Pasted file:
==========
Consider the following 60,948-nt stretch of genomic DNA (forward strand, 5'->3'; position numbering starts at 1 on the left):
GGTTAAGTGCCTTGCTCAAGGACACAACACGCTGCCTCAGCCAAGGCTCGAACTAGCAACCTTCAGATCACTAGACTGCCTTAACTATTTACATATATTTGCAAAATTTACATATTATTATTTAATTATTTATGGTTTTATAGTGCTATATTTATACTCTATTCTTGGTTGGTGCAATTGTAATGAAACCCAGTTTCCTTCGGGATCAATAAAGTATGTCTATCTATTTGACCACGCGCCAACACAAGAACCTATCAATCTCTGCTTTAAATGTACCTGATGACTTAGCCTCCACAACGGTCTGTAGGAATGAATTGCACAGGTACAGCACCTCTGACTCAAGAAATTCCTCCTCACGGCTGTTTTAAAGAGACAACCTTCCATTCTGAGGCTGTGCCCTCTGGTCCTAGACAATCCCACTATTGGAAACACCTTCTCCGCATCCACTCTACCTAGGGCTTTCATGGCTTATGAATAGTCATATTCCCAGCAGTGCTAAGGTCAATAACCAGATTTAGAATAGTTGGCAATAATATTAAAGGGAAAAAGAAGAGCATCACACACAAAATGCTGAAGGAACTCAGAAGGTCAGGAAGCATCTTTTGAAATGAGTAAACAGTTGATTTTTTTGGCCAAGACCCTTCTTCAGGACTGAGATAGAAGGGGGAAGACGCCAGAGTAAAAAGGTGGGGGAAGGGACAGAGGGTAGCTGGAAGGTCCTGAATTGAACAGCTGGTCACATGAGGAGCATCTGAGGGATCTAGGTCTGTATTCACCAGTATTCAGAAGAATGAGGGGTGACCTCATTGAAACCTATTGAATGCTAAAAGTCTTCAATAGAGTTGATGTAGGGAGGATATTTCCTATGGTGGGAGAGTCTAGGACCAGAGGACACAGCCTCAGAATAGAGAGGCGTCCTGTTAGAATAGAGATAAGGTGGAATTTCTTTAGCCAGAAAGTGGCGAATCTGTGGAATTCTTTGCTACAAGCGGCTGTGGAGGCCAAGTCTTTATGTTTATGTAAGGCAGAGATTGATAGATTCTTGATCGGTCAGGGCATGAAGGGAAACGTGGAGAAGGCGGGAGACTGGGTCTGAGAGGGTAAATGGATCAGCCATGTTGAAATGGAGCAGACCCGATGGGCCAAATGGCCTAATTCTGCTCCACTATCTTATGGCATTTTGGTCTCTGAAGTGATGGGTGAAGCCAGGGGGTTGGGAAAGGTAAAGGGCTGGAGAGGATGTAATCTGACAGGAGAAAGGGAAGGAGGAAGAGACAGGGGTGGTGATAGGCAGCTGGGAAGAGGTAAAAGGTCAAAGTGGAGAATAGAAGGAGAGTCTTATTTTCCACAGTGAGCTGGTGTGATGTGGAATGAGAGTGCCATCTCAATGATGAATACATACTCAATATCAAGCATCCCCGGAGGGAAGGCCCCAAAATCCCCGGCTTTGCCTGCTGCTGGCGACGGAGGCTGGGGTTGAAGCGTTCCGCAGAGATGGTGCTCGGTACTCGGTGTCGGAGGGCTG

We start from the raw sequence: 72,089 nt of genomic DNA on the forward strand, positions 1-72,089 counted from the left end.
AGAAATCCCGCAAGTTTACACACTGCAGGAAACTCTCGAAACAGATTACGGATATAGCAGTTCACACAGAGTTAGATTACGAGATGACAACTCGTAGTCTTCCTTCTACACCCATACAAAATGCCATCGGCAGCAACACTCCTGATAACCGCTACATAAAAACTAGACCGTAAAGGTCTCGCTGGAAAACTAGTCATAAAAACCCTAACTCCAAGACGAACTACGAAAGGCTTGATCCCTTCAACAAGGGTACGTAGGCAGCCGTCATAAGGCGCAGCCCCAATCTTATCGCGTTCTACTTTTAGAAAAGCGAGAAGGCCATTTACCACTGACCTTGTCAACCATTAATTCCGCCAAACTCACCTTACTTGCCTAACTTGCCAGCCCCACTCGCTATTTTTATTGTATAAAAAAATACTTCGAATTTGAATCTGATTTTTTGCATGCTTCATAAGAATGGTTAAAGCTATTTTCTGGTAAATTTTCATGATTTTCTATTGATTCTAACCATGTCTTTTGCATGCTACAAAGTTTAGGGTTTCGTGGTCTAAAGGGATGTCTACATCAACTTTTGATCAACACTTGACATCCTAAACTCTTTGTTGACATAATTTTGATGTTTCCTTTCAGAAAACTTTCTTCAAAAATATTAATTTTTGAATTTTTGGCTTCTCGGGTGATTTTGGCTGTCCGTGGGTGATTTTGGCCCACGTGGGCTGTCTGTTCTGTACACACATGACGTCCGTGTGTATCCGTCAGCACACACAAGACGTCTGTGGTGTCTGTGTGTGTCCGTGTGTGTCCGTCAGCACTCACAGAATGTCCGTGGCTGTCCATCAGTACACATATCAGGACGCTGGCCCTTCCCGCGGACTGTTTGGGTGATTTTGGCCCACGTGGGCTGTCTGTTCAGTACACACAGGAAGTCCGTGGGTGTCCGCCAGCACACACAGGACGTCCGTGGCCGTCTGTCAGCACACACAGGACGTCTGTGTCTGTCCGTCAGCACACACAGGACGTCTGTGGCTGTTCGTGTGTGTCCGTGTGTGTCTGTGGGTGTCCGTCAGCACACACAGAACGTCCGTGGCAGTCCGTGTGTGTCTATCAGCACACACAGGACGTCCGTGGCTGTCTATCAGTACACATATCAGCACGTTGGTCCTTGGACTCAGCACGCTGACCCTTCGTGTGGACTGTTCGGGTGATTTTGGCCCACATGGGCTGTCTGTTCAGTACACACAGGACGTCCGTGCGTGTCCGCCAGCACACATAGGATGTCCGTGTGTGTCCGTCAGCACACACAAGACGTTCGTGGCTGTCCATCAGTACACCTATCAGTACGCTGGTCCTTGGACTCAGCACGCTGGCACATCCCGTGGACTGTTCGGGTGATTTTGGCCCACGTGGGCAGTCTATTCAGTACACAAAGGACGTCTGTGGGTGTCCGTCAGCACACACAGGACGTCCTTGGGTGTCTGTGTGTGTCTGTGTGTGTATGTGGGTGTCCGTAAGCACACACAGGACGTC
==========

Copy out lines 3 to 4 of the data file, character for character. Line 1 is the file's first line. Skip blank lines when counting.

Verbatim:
We start from the raw sequence: 72,089 nt of genomic DNA on the forward strand, positions 1-72,089 counted from the left end.
AGAAATCCCGCAAGTTTACACACTGCAGGAAACTCTCGAAACAGATTACGGATATAGCAGTTCACACAGAGTTAGATTACGAGATGACAACTCGTAGTCTTCCTTCTACACCCATACAAAATGCCATCGGCAGCAACACTCCTGATAACCGCTACATAAAAACTAGACCGTAAAGGTCTCGCTGGAAAACTAGTCATAAAAACCCTAACTCCAAGACGAACTACGAAAGGCTTGATCCCTTCAACAAGGGTACGTAGGCAGCCGTCATAAGGCGCAGCCCCAATCTTATCGCGTTCTACTTTTAGAAAAGCGAGAAGGCCATTTACCACTGACCTTGTCAACCATTAATTCCGCCAAACTCACCTTACTTGCCTAACTTGCCAGCCCCACTCGCTATTTTTATTGTATAAAAAAATACTTCGAATTTGAATCTGATTTTTTGCATGCTTCATAAGAATGGTTAAAGCTATTTTCTGGTAAATTTTCATGATTTTCTATTGATTCTAACCATGTCTTTTGCATGCTACAAAGTTTAGGGTTTCGTGGTCTAAAGGGATGTCTACATCAACTTTTGATCAACACTTGACATCCTAAACTCTTTGTTGACATAATTTTGATGTTTCCTTTCAGAAAACTTTCTTCAAAAATATTAATTTTTGAATTTTTGGCTTCTCGGGTGATTTTGGCTGTCCGTGGGTGATTTTGGCCCACGTGGGCTGTCTGTTCTGTACACACATGACGTCCGTGTGTATCCGTCAGCACACACAAGACGTCTGTGGTGTCTGTGTGTGTCCGTGTGTGTCCGTCAGCACTCACAGAATGTCCGTGGCTGTCCATCAGTACACATATCAGGACGCTGGCCCTTCCCGCGGACTGTTTGGGTGATTTTGGCCCACGTGGGCTGTCTGTTCAGTACACACAGGAAGTCCGTGGGTGTCCGCCAGCACACACAGGACGTCCGTGGCCGTCTGTCAGCACACACAGGACGTCTGTGTCTGTCCGTCAGCACACACAGGACGTCTGTGGCTGTTCGTGTGTGTCCGTGTGTGTCTGTGGGTGTCCGTCAGCACACACAGAACGTCCGTGGCAGTCCGTGTGTGTCTATCAGCACACACAGGACGTCCGTGGCTGTCTATCAGTACACATATCAGCACGTTGGTCCTTGGACTCAGCACGCTGACCCTTCGTGTGGACTGTTCGGGTGATTTTGGCCCACATGGGCTGTCTGTTCAGTACACACAGGACGTCCGTGCGTGTCCGCCAGCACACATAGGATGTCCGTGTGTGTCCGTCAGCACACACAAGACGTTCGTGGCTGTCCATCAGTACACCTATCAGTACGCTGGTCCTTGGACTCAGCACGCTGGCACATCCCGTGGACTGTTCGGGTGATTTTGGCCCACGTGGGCAGTCTATTCAGTACACAAAGGACGTCTGTGGGTGTCCGTCAGCACACACAGGACGTCCTTGGGTGTCTGTGTGTGTCTGTGTGTGTATGTGGGTGTCCGTAAGCACACACAGGACGTC